Portugal's right-wing parties have renewed their call for October elections following the resignation of Prime Minister, Carlos Mota Pinto's six-month-old, non-party government last Wednesday (6 June).
SV Socialist party leader Mario Soares talking to press.
CU Soares continues speech in French.
SV Social Democratic leader Francisco Sa Carneiro out of car and into Presidential Palace.
CU Sa Carneiro speaking to newsmen in Portuguese.
After his meeting with the President, Dr. Soares indicated that President Earnes would have a second round of consultations this week (11-16 June). Observers speculated on a possible majority line-up between the Socialists and the 37 dissident Social Democrats who broke with the party leadership over Dr. Sa Carneiro's parliamentary tactics.
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Background: Portugal's right-wing parties have renewed their call for October elections following the resignation of Prime Minister, Carlos Mota Pinto's six-month-old, non-party government last Wednesday (6 June). President General Antonio Ramalho Eanes, accepted the government's resignation but hasn't decided whether to dissolve Parliament and call early elections. He's asked Dr. Pinto to carry on as caretaker. Prime Minister and has started consultations with political parties to find a solution to the crisis. The hesitancy about holding elections now is that Portugal's constitution demands that the country have national elections next year.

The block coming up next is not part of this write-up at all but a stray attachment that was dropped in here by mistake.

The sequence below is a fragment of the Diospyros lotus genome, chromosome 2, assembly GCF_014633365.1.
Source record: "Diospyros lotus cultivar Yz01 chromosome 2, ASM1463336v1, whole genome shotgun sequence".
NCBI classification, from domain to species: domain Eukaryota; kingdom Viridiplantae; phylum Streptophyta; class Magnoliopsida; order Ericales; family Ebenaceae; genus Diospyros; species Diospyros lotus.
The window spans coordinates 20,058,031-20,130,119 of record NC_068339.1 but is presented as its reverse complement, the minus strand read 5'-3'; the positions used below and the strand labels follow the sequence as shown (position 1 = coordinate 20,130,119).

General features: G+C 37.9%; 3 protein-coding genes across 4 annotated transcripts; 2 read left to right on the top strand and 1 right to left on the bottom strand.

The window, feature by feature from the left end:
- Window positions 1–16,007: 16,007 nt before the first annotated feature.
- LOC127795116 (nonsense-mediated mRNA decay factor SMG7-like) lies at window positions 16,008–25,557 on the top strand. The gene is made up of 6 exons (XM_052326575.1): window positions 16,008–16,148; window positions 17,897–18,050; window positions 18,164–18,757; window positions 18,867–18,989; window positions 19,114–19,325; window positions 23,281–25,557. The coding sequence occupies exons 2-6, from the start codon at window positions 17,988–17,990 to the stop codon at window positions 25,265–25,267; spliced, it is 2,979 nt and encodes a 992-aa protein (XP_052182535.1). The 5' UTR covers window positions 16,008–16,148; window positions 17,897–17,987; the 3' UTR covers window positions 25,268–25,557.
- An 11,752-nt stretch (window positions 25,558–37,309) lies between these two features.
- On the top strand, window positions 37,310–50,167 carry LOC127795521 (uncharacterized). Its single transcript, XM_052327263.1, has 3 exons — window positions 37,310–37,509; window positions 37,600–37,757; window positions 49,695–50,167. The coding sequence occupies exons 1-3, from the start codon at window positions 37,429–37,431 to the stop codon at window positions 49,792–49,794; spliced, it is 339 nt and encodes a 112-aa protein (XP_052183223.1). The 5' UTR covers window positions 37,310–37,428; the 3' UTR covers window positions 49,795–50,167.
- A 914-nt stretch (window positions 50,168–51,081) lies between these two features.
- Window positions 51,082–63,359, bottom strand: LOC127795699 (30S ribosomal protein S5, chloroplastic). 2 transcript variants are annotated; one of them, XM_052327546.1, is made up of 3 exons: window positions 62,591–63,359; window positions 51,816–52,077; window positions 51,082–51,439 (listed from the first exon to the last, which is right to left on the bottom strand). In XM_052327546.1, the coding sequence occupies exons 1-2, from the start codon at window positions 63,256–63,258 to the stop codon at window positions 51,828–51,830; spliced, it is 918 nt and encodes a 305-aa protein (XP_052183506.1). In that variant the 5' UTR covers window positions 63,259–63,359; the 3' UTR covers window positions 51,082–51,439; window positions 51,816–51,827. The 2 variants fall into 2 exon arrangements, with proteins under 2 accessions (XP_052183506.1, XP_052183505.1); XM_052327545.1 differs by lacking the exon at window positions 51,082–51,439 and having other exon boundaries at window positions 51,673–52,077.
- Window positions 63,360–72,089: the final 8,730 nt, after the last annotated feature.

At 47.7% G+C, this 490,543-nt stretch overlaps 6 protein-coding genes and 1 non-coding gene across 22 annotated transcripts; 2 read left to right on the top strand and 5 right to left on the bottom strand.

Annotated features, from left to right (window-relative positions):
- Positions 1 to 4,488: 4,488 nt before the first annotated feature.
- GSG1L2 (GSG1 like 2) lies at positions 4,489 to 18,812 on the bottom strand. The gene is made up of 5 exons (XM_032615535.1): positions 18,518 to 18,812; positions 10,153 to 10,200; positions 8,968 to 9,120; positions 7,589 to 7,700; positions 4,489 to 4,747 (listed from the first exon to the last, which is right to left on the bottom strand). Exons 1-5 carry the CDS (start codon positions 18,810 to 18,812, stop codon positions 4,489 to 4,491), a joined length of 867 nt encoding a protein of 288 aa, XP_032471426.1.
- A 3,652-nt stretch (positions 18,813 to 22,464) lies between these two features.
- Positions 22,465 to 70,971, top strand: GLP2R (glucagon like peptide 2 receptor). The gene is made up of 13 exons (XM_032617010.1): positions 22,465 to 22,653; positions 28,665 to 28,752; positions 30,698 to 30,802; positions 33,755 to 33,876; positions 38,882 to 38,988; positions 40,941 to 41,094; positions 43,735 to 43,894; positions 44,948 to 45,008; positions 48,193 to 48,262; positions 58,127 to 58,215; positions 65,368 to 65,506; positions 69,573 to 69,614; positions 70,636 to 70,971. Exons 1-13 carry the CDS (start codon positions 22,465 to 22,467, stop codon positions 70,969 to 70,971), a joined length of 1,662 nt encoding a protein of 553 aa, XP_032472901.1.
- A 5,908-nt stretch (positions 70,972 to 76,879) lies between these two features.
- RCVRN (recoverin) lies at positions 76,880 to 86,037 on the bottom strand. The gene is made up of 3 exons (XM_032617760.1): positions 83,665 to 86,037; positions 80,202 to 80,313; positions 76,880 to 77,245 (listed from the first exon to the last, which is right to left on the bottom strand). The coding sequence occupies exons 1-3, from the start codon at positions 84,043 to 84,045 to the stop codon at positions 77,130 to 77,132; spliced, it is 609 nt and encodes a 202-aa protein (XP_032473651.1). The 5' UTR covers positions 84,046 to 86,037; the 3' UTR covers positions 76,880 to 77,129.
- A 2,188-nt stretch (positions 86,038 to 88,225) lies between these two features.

Synopsis: Socialist Party leader Dr. Mario Soares was the first to see President Earnes on Friday (8 June). His party tabled one of the two censure motions which caused the government to resign.
After the meeting with the President, Dr. Soares told newsmen that the dilemma was whether or not to hold interim elections.
The Socialists, Portugal's largest parliamentary party opposed interim elections as a costly last resort. With three major elections possible in a year, Portugal would almost certainly have to give up its present negotiations with the International Monetary Fund. Portugal wants a further fifty-million dollar stand-by loan from the IMF, opening the way to much larger long-term credits in the international market.
...The agreement was to have been signed after Portugal's budget was approved. Now the outgoing Finance Minister Manuel Jacinto Nunes say he doesn't think the IMF would accept the signature of a caretaker minister.
Social Democrat leader Francisco Sa Carneiro was the second politician to see President Eanes. His party also tabled a censure motion against the government but favours an early election. The two separate motions dealt with the government's budget proposals which were originally rejected almost three months ago (22 March). The budget has now been approved, though greatly changed from its original form.